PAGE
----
LABOR DAY B
USA (111 mi) 2013 ‘Scope d: Jason Reitman Official site [Brazil]
While this is just an old-fashioned romance, told in the mythic Hollywood style where the prince in shining armor arrives on horseback and slays all the dragons, rescuing the fair maiden and earning her heart in the process, it does retain a certain fantasy element, where one finds this hard to believe, yet there’s also something oddly compelling about it. Based on Joyce Maynard’s 2009 novel, the same author that wrote the source material for Gus van Sant’s dark satire To Die For (1995), this is another film with a major woman’s role, this time starring Kate Winslet as a divorced mother Adele suffering from severe depression (including signs of agoraphobia), as she’s afraid to leave the safety of her home, rarely ever leaving the house. Compensating for her fears and anxieties is her 13-year old son Henry (Gattlin Griffith), who recognizes her loneliness, understanding that she never recovered from having her heart stolen from her when her husband left, “I don’t think losing my father broke my mother’s heart, but, rather, losing love itself,” so he willingly looks after his mom, taking care of her as much as he can, and runs all the household errands for her. While the book is set in New Hampshire, the film was shot in various small towns in Massachusetts that convincingly retain the period look of 1987. In the opening sequence, the camera glides through a seemingly neverending canopy of trees as we move further away from the posh suburbs out into the tree-lined street of a rural small town, where, interestingly, another actor is narrating the first person voiceover of Henry, the recognizable Tobey Maguire, who doesn’t figure into the film until the final ten minutes, seen as an older adult version of Henry, where many of his earlier thoughts read like a personal memoir. Despite the high wattage star of Winslet as his mother, this relatively unknown kid carries the picture on his shoulder, as it’s all seen through his eyes.
Persuading his mother to leave the house, the two spend the first day of the last weekend of summer together stocking up on needed school supplies, when Henry is pulled aside by a bleeding stranger, Frank (Josh Brolin), indicating he needs some help, and somehow manages to talk the two of them into allowing him to come home with them, placing his arm menacingly around Henry and telling Adele, “Frankly, this needs to happen.” By the time they get home to sort things out, he tells them he’s an escaped prisoner, that he jumped out of a 2nd story hospital window while recovering from an appendectomy operation. Promising to be out in the morning, hoping to catch a ride on a freight train, hearing a whistle off in the distance, the underlying tension is established in silence, where part of the unique power of the film is its wordless quality, and what little dialogue we hear is essential, while the rest is captured in a kind of quiet intrigue. These harrowing moments are unsettling, as he’s inclined to tie them up, where this act of making Adele a prisoner in her own home is ironic considering psychologically speaking she’s already a prisoner. The look of helplessness and fear on her face is palpable, but her concern is for Henry, so Frank reassures her, ”I’ve never intentionally hurt anyone in my life.” The television news reports, however, suggest he’s been serving 18 years for murder and the police warn the public he could be armed and dangerous. Instead he goes on a wordless montage of fixing things up around the house, one after another, and even cooks up something to eat, where he spoonfeeds Adele bite by bite, while at the same time the director serves the audience brief flashbacks of Frank’s past, where we’re able to see what landed Frank in jail. Certainly one recurring parallel between Frank and Adele are their mutual thoughts of regret and sadness, where perhaps they’ve both been living their whole lives containing these haunting feelings of sorrow and loss.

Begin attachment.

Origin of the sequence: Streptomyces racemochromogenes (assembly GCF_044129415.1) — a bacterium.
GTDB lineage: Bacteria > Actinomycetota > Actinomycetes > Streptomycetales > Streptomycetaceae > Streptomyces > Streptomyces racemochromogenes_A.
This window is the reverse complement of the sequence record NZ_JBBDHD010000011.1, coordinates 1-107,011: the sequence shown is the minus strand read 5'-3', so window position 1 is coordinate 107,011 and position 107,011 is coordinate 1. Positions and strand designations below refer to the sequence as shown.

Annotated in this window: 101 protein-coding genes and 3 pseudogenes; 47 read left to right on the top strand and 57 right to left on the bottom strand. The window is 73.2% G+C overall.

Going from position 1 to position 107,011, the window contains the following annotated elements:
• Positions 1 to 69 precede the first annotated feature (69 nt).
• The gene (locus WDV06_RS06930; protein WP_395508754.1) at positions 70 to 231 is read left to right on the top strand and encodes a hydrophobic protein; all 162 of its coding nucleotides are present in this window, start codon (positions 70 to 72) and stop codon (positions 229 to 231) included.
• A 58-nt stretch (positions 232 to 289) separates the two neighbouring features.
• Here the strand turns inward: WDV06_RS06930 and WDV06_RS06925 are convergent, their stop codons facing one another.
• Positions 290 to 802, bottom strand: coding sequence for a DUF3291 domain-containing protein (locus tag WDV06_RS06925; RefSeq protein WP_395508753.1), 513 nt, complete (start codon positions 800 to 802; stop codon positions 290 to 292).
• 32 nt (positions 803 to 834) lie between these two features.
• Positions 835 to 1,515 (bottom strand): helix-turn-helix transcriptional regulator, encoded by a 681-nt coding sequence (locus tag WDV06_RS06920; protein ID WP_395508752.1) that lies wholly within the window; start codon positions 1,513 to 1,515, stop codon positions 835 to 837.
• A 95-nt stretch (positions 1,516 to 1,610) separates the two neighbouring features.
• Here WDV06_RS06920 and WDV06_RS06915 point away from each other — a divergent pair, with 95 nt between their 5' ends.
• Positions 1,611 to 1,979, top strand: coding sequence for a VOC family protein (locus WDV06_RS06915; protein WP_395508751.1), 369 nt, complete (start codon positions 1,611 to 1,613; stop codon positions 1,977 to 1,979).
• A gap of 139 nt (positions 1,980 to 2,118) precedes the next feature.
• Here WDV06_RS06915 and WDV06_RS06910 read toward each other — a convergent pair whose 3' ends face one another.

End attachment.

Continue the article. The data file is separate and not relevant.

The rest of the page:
Frank’s ease around the house, instantly making himself helpful, becoming the man that’s missing for both of them, feels too good to be true, where neither Henry nor his mom want him to go, urging him to stay just a bit longer for his wounds to heal, but the other side of the coin is they both have to hide his presence from the rest of the world, where occasional contact with actual people send them into anxiety mode. Henry is at an age where every girl is a godsend, and one literally falls into his lap, Mandy (Maika Monroe), an outsider teen who’s been badly scarred from her parent’s trauma-inflicting divorce, believing adults routinely get rid of kids to do what they want, which is have sex. And while she’s busy describing the teenage apocalyptic philosophy of doom, which makes perfect sense to her, Frank and Adele are thinking about making a run for the border (like Bonnie and Clyde, according to Mandy), escaping to Canada where they can start a new life. But as events fall into place, one of more more telling scenes happens when Henry spends Sunday with his Dad (Clark Gregg) and extended family, taking place at a Friendly’s family restaurant, which is an embarrassing depiction of what “normal” looks like in America, where adults are overly patronizing, to the point of being nauseating, while the kids are bored silly. This brief encounter hovers like a cloud of soot and smog over Henry’s horizon, as this is the life he could be leading, and instead he’s got Bonnie and Clyde, where the love-starved Frank and Adele become infatuated, bringing Adele out of her funk, where taking a chance on Frank is dangerous, but he’s attentive to Henry, becoming a poignant coming-of-age story while also showing the great risks involved in romance. While there’s a bit of schmaltz involved in the ending, the novelist Joyce Maynard once experienced an intense exchange of a flurry of letters in a relationship with a convicted murderer, suggesting ordinary people can be driven by impulsive decisions and reckless behavior, and that sometimes one must make a leap of faith to find love.